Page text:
7. Invisible Hands by Steven Drobny
  8. The New House of Money by Steven Drobny
  9. Alchemy of Finance by George Soros
  10. Soros on Soros by George Soros
  11. Rational Macro by John Butters
  12. Expected Returns by Antti Imanen
  13. Handbook of Exchange Rates by Jessica James
  14. Dynamic Hedging by Nassim Nicholas Taleb

Behavioural Macro/Econs/Psychology:

  1. Thinking Fast and Slow by Daniel Kahneman
  2. More Than You Know: Finding Financial Wisdom in Unconventional Places by Michael Mauboussin
  3. Think Twice by Michael Mauboussin
  4. Structured Analytic Techniques for Intelligence Analysis by Rechards J. Heuer Jr.
  5. Predictably Irrational by Daniel Ariely
  6. Animal Spirits by Shiller & Akerlof
  7. Irrational Exuberance by Robert Shiller
  8. The Bounds of Reason: Game Theory and the Unification of the Behavioral Sciences by Herbert Gintis
  9. Behavioral Game Theory by Colin F Camerer
  10. Behavioural Investing: A Practitioners Guide to Applying Behavioural Finance by James Montier
  11. The Little Book of Behavioral Investing by James Montier
  12. Judgement Under Uncertainty: Heuristics and Biases by Daniel Kahneman
  13. The Hour Between Dog and Wolf: How Risk Taking Transforms Us, Body and Mind by John Coates

Thinking & Logic:

  1. Poor Charlie’s Almanack: The Wit and Wisdom of Charles T. Munger by Charles T. Munger
  2. Seeking Wisdom from Darwin to Munger by Peter Bevelin
  3. Intuition Pumps and Other Tools for Thinking by Daniel C. Dennett
  4. A Rulebook for Arguments by Anthony Weston
  5. Being Logical: A Guide to Good Thinking by D. Q. McInerny
  6. Think Like an Engineer by Mushtak Al-Atabi
  7. Thinking in Systems: A Primer by Donella H. Meadows

Political Economy, International Relations, Foreign Policy and Geopolitics:

  1. Social Theory of International Politics by Alexander Wendt
  2. Constructing the World Polity by John Ruggie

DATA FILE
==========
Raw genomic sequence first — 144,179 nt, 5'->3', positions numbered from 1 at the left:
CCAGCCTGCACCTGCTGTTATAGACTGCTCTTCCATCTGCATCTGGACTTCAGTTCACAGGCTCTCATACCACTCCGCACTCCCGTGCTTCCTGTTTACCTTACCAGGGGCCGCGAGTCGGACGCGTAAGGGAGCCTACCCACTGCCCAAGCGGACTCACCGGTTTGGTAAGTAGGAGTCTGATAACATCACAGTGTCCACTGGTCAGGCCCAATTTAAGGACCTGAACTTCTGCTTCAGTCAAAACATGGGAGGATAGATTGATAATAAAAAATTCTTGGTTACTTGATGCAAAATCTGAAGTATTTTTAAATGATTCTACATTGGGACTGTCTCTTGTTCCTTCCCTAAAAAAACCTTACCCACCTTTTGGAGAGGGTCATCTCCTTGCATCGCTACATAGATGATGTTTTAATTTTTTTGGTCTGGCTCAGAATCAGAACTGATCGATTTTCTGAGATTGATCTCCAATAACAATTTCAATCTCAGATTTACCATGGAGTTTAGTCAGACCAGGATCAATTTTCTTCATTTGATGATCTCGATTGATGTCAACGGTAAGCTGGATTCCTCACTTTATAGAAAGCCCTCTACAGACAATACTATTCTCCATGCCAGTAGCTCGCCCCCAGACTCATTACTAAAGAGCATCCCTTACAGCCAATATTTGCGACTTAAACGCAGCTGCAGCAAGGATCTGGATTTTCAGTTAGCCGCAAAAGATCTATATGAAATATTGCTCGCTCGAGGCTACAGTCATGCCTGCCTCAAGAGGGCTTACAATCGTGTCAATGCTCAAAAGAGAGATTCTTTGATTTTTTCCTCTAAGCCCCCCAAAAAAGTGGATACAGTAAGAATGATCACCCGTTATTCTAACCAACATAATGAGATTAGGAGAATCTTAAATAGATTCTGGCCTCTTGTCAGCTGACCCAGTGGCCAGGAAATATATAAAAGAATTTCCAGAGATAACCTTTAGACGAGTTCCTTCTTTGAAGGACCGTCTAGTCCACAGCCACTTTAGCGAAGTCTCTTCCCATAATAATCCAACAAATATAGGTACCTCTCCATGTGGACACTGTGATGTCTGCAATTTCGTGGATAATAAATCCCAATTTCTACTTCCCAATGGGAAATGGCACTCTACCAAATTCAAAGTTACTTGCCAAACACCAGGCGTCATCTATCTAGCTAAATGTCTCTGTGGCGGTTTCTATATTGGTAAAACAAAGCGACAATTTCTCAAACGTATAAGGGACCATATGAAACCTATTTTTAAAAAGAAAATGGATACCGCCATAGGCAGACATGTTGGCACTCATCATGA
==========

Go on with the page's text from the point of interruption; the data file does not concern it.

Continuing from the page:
3. Foreign Policy: Theories, Actors, Cases by Steve Smith
  4. The Political Economy of International Relations by Robert Gilpin
  5. Expert Political Judgement by Philip Tetlock
  6. Geopolitics: The Geography of International Relations by Saul Bernard Cohen
  7. Perception and Misperception in International Politics by Robert Jervis
  8. The Grand Chessboard: American Primacy and Its Geostrategic Imperatives by Zbigniew Brzezinski
  9. The Trial of Henry Kissinger by Christopher Hitchens
  10. Diplomacy by Henry Kissinger

Probability & Decision Theory:

  1. Rational Decisions by Ken Binmore
  2. Philosophical Theories of Probability by Donald GIllies
  3. A Treatise on Probability by John Maynard Keynes

Risk Management: Statistics, Position Sizing & Mathematics:

  1. Fortunes Formula by William Poundstone
  2. Beat the Market by Edward O. Thorp
  3. The Kelly Capital Growth Investment Criterion: Theory and Practice by Leonard MacLean
  4. Fooled by Randomness by Nassim Nicholas Taleb
  5. The Black Swan by Nassim Nicholas Taleb
  6. The Misbehavior of Markets: A Fractal View of Financial Turbulence
  7. Against the Gods by Peter L Bernstein
  8. The Definitive Guide to Position Sizing by Van Tharp

History:

  1. Manias, Panics and Crashes: A History of Financial Crises by Charles P. Kindleberger
  2. Extraordinary Popular Delusions and the Madness of Crowds by Charles MacKay
  3. Devil Take the Hindmost: A History of Financial Speculation by Edward Chancellor
  4. The Ascent of Money: A Financial History of the World by Niall Ferguson
  5. Virtual History: Alternatives and Counterfactuals by Niall Ferguson
  6. The Rotten Heart of Europe by Bernard Connolly

Economics:

  1. Essays in Persuasion by John Maynard Keynes
  2. The Collected Works of F. A. Hayek
  3. Imperfect Knowledge Economics by Roman Frydman
  4. Can Capitalism Survive? Creative Destruction and the Future of the Global Economy by Joseph A. Schumpeter
  5. Stabilizing an Unstable Economy by Hyman P. Minsky

Sociology:

  1. Economy and Society: An Outline of Interpretive Sociology by Max Weber

Philosophy of Science:

  1. The Logic of Scientific Discovery by Karl Popper

Philosophy:

  1. Letters from a Stoic by Lucius Annaeus Seneca
  2. Meditations by Marcus Aurelius

Biology, Cosmology & Physics: 

  1. Richard Feynman’s Lectures by Richard Feynman
  2. Sapiens: A Brief History of Humankind by Yuval Noah Harari
  3. Darwin’s Dangerous Idea: Evolution and the Meanings of Life by Daniel Dennett